The work was not completed by the time of Edward III’s death, and continued for another six years into the reign of his grandson and successor Richard II (r.1377-99). Apart from the modernisation of the King and Queen’s great chambers and the addition of a gallery by Edward III’s great-grandson Edward IV (r.1461-83), the late 14th-century apartments survived unchanged until the 17th century.
The kings of the Middle Ages spent a great deal of their time converting the Castle into a suitable royal residence. Much of the work had therefore already been done by the time of the Tudors. The only major change made by Henry VII (r.1485-1509) was to build a narrow range west of the State Apartments, while the most significant additions of his successor Henry VIII (r.1509-1547) were the gate that bears his name at the bottom of the Lower Ward and the terrace along the north side of the external walls of the Upper Ward, constructed in 1533-4. This was built of timber and supported an arbour from which the King could watch the hunt in the park below.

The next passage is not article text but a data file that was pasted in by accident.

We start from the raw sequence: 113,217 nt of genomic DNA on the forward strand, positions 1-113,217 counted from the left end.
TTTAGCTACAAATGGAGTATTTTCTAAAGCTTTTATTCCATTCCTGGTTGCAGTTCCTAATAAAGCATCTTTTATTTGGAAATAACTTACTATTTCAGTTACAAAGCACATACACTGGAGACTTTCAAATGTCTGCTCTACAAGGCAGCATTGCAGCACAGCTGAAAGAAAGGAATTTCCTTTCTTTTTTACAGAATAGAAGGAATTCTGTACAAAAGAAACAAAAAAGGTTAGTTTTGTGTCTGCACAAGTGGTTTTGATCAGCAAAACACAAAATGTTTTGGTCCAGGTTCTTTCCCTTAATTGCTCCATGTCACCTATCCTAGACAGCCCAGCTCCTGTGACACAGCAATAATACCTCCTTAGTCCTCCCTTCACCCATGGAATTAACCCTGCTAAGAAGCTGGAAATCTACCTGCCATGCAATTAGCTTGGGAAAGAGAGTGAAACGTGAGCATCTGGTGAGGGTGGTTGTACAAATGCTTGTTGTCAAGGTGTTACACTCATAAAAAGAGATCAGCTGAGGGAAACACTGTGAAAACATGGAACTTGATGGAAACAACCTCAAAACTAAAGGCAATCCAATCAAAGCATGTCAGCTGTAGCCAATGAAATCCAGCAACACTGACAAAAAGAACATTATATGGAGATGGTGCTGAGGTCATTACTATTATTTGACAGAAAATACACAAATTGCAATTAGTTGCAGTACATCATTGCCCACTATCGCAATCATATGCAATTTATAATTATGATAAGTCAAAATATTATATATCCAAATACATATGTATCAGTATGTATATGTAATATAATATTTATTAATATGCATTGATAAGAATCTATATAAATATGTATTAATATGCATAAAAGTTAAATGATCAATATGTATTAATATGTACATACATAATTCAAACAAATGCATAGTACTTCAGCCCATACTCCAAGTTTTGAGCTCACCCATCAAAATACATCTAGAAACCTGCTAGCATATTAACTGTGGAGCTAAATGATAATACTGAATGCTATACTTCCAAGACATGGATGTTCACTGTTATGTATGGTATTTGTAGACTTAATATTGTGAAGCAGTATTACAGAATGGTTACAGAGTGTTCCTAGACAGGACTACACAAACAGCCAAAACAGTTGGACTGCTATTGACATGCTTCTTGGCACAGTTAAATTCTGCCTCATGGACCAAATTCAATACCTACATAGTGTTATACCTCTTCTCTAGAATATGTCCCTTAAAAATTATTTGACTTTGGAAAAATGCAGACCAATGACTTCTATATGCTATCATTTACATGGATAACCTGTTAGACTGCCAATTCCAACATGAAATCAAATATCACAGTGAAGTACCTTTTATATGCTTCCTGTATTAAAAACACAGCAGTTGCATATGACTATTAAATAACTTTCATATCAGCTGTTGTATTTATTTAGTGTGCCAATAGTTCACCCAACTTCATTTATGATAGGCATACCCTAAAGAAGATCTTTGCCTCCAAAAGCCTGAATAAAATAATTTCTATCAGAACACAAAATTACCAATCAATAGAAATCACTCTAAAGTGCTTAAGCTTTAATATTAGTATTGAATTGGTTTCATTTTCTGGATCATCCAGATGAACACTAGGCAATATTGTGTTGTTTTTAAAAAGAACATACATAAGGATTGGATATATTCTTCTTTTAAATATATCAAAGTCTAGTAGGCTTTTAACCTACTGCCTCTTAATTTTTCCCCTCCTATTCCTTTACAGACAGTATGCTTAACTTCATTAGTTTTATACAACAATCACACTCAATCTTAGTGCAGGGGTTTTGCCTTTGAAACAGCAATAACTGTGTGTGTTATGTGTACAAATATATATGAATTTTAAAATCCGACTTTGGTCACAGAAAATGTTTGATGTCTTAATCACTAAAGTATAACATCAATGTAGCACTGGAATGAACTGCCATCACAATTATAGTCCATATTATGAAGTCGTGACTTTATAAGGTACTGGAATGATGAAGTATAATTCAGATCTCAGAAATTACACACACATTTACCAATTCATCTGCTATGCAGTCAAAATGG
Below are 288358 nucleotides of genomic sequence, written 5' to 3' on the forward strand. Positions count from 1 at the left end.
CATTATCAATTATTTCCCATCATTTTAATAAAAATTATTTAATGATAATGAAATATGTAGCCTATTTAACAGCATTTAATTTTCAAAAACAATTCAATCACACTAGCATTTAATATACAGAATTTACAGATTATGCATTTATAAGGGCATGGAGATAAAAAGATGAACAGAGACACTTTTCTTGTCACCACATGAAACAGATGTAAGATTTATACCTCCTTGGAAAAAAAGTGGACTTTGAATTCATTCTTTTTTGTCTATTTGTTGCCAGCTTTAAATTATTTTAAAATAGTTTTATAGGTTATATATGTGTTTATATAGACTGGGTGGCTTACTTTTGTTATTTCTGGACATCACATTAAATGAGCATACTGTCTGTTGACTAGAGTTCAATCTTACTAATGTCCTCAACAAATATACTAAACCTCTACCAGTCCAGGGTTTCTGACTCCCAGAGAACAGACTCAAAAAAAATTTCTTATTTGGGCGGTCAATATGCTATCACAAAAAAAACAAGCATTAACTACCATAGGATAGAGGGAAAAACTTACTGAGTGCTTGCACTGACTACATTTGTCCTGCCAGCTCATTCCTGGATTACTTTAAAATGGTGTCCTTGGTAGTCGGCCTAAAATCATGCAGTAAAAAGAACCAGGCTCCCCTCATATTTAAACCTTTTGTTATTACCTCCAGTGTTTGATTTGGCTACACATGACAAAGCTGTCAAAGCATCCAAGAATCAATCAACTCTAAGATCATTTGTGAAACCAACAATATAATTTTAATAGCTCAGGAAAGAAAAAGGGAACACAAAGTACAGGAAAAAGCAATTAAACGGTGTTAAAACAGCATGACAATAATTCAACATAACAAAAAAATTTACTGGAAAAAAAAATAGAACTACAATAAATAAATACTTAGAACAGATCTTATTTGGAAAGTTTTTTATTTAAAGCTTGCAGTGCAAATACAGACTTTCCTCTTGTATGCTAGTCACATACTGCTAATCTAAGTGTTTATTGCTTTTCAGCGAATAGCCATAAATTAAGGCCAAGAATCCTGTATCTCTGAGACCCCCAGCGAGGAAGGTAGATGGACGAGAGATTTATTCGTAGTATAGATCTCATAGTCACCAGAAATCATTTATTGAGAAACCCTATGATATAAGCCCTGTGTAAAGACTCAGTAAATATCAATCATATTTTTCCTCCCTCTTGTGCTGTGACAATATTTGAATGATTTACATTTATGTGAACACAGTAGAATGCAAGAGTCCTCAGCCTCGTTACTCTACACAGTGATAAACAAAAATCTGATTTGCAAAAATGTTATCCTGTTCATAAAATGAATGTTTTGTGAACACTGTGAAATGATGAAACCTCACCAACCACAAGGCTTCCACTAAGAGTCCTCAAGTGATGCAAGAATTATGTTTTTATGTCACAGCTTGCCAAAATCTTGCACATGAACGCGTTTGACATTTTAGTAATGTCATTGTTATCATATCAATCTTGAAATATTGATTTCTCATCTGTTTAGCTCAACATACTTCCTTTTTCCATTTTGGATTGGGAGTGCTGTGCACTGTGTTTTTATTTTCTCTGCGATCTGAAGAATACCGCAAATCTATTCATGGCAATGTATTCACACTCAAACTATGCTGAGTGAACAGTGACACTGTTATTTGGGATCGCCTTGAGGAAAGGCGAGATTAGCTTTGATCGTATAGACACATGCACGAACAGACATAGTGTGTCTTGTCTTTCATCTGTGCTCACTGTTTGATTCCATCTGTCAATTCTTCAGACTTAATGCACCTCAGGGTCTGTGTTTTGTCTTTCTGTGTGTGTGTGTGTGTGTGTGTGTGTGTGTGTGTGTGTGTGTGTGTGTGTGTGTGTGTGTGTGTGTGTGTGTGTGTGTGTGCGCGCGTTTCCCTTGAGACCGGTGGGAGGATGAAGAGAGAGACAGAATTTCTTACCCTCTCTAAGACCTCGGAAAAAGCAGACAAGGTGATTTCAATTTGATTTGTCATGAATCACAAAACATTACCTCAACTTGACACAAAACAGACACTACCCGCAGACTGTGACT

By the time Elizabeth I (r. 1558-1603) took up residence at Windsor, many parts of the Castle were badly in need of repair. An extensive programme of improvements was undertaken throughout the 1570s. Elizabeth also built a long gallery overlooking the North Terrace. This gallery was incorporated into the Royal Library during the 19th century.
Charles II (r. 1660-1685) appointed the architect Hugh May to supervise the modernisation of the Royal Apartments, which became the grandest baroque State Apartments in England. The rich appearance of his new interiors was heightened by expensive textiles and magnificent tapestries, which, in order to preserve their colour, were only exposed when the King and Queen were in residence. Charles II’s transformation of Windsor from military stronghold to opulent baroque palace was complete by 1683.
The apartments created by Charles II survived virtually unchanged to the end of the 18th century, when, under the direction of draughtsman John Yenn, George III (r.1760-1820) gave several of the baroque State Apartments on the north side of the quadrangle a neoclassical dressing. Yenn also designed a Music Room and new Dining Room in the east range of the Upper Ward.